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Home / News / Missouri News / Companies cite 1851 law in duck boat lawsuit
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Tia Coleman and 10 of her relatives got on a duck boat to take a tour of Table Rock Lake during their family vacation. Of those relatives, only she and her nephew survived when the boat sank. Back, left to right: Tia Coleman, holding her 1-year-old Arya, Ray Coleman, Glenn Coleman (husband), Horace Coleman. Front: Angela Coleman, Max, Evan (striped shirt), Reece (green shirt), survivor Donovan Hall (behind Reece), Belinda Coleman.

Companies cite 1851 law in duck boat lawsuit

Two companies facing multiple lawsuits over a summer duck boat accident have invoked a 1851 law originally passed to protect paddle wheel steam boats plying the nation’s rivers. The law allows vessel owners to try to avoid or limit legal damages as they also seek settlement negotiations with victims’ family members.

But Tia Coleman, who lost most of her family in the accident, and lawyers for others whose family members died denounced the filing Monday by attorneys for Ripley Entertainment Inc., based in Orlando, Florida, and Branson Duck Vehicles of Branson, as callous and insulting. The companies’ filing was in federal court in Kansas City, where multiple lawsuits are pending.

“Ripley’s inhuman legal ploy will sink as fast as their death trap duck boat did,” Robert Mongeluzzi, a Philadelphia attorney representing accident victims, said in a statement Monday night. “We will legally and factually demolish this frivolous claim.”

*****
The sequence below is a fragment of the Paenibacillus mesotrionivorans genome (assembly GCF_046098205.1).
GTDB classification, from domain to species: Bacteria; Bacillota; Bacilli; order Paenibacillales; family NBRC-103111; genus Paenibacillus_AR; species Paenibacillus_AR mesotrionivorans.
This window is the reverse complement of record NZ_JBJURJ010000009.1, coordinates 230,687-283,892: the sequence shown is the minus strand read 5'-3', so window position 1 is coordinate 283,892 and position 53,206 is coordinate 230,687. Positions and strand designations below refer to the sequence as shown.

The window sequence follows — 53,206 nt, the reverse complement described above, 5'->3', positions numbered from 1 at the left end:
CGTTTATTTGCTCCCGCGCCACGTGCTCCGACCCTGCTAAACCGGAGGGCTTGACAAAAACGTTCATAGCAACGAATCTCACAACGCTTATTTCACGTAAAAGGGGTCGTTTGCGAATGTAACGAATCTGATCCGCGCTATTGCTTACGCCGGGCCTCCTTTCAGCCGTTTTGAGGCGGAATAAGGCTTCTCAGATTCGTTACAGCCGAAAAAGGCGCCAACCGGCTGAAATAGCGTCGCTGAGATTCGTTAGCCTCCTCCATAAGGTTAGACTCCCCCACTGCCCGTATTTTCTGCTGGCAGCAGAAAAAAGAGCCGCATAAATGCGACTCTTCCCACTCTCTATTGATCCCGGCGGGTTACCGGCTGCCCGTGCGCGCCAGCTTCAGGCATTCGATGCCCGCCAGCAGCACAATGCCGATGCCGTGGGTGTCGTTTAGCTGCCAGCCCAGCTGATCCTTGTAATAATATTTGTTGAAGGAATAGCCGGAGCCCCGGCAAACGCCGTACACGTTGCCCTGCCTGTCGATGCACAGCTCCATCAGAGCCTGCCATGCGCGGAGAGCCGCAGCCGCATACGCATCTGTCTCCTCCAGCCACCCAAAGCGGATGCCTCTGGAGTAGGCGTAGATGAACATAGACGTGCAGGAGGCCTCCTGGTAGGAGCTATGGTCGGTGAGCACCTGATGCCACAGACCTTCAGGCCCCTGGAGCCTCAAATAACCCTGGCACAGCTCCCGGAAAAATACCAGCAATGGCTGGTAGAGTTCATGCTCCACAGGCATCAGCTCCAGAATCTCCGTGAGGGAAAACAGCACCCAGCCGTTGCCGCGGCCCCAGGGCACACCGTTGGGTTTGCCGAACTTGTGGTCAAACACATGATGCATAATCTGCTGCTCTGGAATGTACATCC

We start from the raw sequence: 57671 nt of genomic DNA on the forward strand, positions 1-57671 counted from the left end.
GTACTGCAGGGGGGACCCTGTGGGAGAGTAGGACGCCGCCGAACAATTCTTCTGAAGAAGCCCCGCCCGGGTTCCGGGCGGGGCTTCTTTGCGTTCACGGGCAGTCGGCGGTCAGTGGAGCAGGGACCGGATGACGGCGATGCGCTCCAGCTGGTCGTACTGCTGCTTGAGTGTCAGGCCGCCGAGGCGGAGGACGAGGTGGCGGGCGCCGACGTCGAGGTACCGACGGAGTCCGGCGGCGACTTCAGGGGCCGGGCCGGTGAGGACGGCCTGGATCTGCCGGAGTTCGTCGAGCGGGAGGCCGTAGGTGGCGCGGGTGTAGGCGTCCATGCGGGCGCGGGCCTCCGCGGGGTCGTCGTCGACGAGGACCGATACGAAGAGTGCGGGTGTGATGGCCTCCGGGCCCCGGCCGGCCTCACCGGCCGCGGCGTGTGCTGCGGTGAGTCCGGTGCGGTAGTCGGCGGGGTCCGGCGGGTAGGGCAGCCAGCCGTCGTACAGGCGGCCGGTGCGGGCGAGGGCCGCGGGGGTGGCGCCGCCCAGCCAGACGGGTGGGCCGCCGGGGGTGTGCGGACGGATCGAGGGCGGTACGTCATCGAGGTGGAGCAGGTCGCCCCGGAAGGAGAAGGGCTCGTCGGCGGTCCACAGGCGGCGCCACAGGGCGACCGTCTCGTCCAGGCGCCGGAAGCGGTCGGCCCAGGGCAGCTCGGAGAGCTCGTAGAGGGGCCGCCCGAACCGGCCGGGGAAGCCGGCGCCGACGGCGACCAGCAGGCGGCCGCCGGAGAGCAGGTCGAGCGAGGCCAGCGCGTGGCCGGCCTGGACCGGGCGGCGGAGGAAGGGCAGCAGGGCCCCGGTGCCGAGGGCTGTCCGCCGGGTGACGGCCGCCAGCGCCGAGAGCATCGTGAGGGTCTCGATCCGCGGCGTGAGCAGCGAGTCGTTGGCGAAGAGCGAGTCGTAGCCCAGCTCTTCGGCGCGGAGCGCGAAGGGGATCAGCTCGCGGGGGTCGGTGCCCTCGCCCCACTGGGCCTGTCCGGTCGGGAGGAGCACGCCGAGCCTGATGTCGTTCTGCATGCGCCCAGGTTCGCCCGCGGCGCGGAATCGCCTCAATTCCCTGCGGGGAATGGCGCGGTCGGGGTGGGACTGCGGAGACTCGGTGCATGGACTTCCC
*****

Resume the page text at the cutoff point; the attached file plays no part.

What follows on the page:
If a judge concluded that the federal law cited by Ripley and Branson Duck Vehicles applies, claims for damages over the July 19 accident on Table Rock Lake could be consolidated into a single federal court case. The companies’ petition states that under the federal law, they would not owe any damages because the boat carried no freight and was a total loss.

But the filing came less than a week after attorneys for Ripley and Branson Duck Vehicles asked U.S. District Judge M. Douglas Harpool for a 90-day extension of court filing deadlines so that they could pursue a potential settlement. Harpool said he would consider the request at a Nov. 1 hearing.

Ripley spokeswoman Suzanne Smagala-Potts said the type of filing made Monday is “common in claims related to maritime incidents.” She said the goal is to delay the multiple court cases to give the parties time for mediation.

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